Lessons From 50+ Years Of Calling On Politicians
In the summer of 1998, hundreds of people tirelessly worked thousands of hours to bring about the passage of a bill known as HR 1151 - officially the Credit Union Membership Access Act. Herman Alevy, a longtime lobbyist for the CU movement, said the tension was incredible as credit unions scrambled to line up votes for the landmark legislation.
"Steve Horn (a longtime Republican Representative of California's 38th District) was my congressman back then," Alevy recalled. "I will never forget the day he told me he was going to sign on HR 1151. I thought, 'Should I do the 'Toyota jump' now, or when I get outside.' I decided to do it outside."
Alevy began lobbying while he still was employed as a U.S. Postal Service letter carrier in 1952. He claims a 98% success rate on the many causes for which he has toted the banner over the years, from his work on behalf of the National Association of Letter Carriers to the California Credit Union League.
He has served as president of the board of directors for Long Beach Postal CU, which changed its name to Southern California Postal CU. His current position is vice president of the SCPCU board, and he has continued his decades-long tradition of lobbying both state and federal legislators for the California CU League.
"There's no secret to lobbying," he declared. "You have your agenda, your purpose and the truth, so you say it. If you have to repeat it a few times, you do."
Veracity is a point of emphasis for Alevy, something he said he learned from his father. One of the elder Alevy's favorite sayings was: "If you tell the truth, I'll stand next to you. If you lie, I'll stand behind you."
"When I visit with legislators, I read my material, I take notes and I tell the truth. The last part is the most important, because if you tell a no-no, it will come back to haunt you because you lose credibility. The truth never comes back to haunt you."
At the age of 84, the veteran of the U.S. Air Force says he is "slowing down," but he still keeps a busy schedule. One of his few concessions is he waits for state and federal legislators to return to their local offices, rather than traveling to see them in person in Sacramento or Washington, D.C.
"It is easier to visit them when they come home. It is easier to get in a car and drive to an office here in Long Beach than it is to get on a plane and fly to Dulles (airport near Washington)," he explained.
When he travels to Sacramento or D.C., Alevy's expenses are paid for by the California Credit Union League or by Southern California Postal CU. Car trips to offices in and around Long Beach are on his own nickel.
Alevy remains busy. He said one of his "hobbies" is to work on re-election campaigns for those who have shown what he termed "very wise decisions" in favor of credit unions.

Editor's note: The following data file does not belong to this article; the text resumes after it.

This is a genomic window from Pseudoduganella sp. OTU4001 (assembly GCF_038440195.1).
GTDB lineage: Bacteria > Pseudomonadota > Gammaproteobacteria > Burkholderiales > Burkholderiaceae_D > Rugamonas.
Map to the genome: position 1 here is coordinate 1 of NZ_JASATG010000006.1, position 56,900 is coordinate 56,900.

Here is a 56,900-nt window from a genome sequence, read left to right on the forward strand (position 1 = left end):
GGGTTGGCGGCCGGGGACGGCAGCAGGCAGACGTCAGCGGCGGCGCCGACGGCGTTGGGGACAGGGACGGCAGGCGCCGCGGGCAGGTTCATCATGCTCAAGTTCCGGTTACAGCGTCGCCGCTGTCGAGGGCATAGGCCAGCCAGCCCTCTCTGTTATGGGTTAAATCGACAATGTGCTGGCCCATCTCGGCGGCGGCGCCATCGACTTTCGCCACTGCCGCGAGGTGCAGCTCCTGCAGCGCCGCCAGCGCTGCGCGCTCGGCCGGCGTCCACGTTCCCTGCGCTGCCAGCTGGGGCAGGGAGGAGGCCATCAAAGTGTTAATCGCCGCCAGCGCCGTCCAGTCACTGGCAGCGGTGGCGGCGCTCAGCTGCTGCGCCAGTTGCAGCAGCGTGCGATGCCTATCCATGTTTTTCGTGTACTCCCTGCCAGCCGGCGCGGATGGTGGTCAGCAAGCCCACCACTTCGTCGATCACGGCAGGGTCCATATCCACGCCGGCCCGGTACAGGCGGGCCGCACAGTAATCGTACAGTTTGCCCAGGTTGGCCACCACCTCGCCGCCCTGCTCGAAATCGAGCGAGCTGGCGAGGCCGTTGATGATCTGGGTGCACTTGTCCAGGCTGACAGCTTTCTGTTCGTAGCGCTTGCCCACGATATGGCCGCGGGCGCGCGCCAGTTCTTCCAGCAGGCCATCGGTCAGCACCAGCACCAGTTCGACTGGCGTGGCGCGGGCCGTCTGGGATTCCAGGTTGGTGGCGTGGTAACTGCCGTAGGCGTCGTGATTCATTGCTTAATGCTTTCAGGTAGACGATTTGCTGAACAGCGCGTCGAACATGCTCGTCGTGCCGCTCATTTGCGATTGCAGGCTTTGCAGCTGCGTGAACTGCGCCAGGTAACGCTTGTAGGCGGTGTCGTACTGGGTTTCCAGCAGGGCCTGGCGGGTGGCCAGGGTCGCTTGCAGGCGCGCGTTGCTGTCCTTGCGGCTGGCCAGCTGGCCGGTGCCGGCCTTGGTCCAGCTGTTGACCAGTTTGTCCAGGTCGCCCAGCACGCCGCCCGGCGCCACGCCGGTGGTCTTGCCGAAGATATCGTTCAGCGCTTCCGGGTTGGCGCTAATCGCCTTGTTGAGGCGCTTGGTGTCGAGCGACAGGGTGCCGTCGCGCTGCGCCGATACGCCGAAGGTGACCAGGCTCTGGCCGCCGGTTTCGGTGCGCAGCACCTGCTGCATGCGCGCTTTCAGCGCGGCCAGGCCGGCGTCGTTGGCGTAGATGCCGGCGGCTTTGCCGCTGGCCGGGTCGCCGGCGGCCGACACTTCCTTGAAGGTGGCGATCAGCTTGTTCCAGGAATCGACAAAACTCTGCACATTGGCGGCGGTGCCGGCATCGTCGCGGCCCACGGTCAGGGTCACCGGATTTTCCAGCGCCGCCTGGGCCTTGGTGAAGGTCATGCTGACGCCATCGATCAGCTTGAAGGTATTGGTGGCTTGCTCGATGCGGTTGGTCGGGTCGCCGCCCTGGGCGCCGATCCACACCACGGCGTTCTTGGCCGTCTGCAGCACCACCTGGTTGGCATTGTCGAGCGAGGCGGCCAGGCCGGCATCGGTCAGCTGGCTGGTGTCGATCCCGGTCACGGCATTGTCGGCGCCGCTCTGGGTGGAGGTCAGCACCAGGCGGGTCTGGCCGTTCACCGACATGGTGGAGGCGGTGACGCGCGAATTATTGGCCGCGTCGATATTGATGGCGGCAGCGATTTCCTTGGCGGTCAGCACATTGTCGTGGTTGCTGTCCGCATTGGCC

"In credit union land, we have a saying: 'People helping people.' We are not unfair in what we are asking, that is for sure," he asserted. "Ninety percent of what we ask for is simply what is fair to our members."
Slowing down is a relative term. Alevy said he no longer can stay up all night, but if the subject turns to politics, it holds his interest for hours.
Asked if he thinks the federal and state legislators he appears before are listening, Alevy responded: "I hope so. But, there are other people with the same agenda, and they will make their own appearances at legislators' offices."
Questioned further if he has to correct misunderstandings about credit unions or combat misinformation spread by bankers' lobbyists, Alevy said he has faith in the elected officials. "I don't know what [the bankers' lobbyists] say. They are well schooled and have their own agenda, and that is not a negative. It is up to the legislators to sort out the truth, and they are educated, intelligent people."
"I don't go by any script," Alevy continued. "I wing it, as the expression goes. I do what I can to convince the legislators what credit unions are asking for is fair."
One element that has changed from years past is the turnover on both the state and national level caused by term limits. Alevy said he has noticed people serving in the California state assembly, and then moving over to the state senate.
As for the national level: "Congress members are continually running," he assessed.
After pondering the question of "being heard" for a few minutes, Alevy decided to amend his previous response. "Credit unions are being heard, that is for sure," he said. "I have always been able to give my presentation."
Volunteer Lobbyist: Herman Alevy
CU: Southern California Postal Credit Union
Worth Noting: Mr. Alevy got his introduction to lobbying while working for the Postal Service. He's been lobbying for more than 50 years.
Strategy For Ensuring The Credit Union Is Heard: Alevy believes that the best strategy is to tell the truth-and tell it often.